Food grown in urban settings has much larger carbon footprint – study
A team of researchers at the University of Michigan have published a study investigating the carbon emissions associated with urban agriculture, and exploring whether the practice — which is becoming increasingly popular around the world — has a role to play in supplying us with sustainably grown food.
Urban agriculture, which encompasses backyard gardens, community plots, and city farms, typically reduces the ‘food mile’ — the distance that food travels from producer to consumer — and thus cuts transportation-related emissions. As a result, proponents have touted it as a straightforward solution to the ecological crisis.
However, the findings of the new study challenge this inference. Analysing 73 urban agriculture sites across five countries, researchers discovered that, on average, urban farming was six times more carbon-intensive per serving of produce than conventional agriculture. This revelation underscores the complexity of assessing urban agriculture’s true environmental footprint.
Nonetheless, the study did identify several practices that can significantly reduce the carbon footprint of urban agriculture. For example, using upcycled materials for farm infrastructure can halve a site’s emissions. Composting food waste, replacing up to 95% of synthetic fertilizers, can cut greenhouse gas emissions by nearly 40%. Additionally, capturing rainwater or reusing greywater can further reduce the environmental impact.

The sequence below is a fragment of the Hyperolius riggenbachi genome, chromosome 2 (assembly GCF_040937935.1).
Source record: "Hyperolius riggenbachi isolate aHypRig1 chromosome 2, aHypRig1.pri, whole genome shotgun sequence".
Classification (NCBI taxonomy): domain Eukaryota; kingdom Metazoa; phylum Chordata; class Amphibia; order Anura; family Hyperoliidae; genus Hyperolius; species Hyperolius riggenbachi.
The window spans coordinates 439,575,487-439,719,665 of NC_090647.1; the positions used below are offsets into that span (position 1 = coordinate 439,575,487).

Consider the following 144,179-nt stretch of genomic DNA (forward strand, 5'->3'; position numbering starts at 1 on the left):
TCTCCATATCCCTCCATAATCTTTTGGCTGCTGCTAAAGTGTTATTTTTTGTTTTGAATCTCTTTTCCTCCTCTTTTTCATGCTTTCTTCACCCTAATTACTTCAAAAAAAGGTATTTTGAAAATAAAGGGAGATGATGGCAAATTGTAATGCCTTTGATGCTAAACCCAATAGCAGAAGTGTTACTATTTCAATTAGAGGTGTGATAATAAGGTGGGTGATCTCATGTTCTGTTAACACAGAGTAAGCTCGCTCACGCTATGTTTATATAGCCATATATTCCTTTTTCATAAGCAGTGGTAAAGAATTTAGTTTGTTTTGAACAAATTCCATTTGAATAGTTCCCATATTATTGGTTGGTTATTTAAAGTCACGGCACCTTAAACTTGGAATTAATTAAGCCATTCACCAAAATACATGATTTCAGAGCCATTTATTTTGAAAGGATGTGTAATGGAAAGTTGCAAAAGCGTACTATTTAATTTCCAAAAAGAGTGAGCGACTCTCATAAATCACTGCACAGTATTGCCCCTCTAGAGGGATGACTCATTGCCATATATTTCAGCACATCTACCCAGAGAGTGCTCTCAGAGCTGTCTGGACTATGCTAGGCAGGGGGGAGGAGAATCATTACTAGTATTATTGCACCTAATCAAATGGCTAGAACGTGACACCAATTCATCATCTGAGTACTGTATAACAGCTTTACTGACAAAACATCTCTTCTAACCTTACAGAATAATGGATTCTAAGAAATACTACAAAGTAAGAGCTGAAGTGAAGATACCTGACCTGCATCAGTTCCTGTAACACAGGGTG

The research emphasizes the importance of low-tech approaches over high-tech urban farming methods, which often have high energy demands due to electricity consumption. By focusing on sustainable practices like composting and upcycling, urban gardeners can mitigate some of the carbon footprint associated with urban agriculture.
The study also highlights the potential of certain crops, like tomatoes and asparagus, which have a higher carbon footprint when grown commercially due to energy-intensive methods or the need for air transport. Urban cultivation of these crops can thus offer significant reductions in net carbon impact.
Beyond its climate implications, urban agriculture provides essential ecosystem services and social benefits. These include offering fresh produce, fostering community engagement, supporting urban wildlife, and mitigating the urban heat island effect. With thoughtful site design and land use policies, urban agriculture can enhance its contributions to environmental justice and climate adaptation.
As cities evolve and the practice of urban farming expands, this research underscores the need for a nuanced understanding of its benefits and limitations. By adopting and promoting best practices identified in the study, urban farmers and gardeners can maximize their positive impact on both the community and the planet.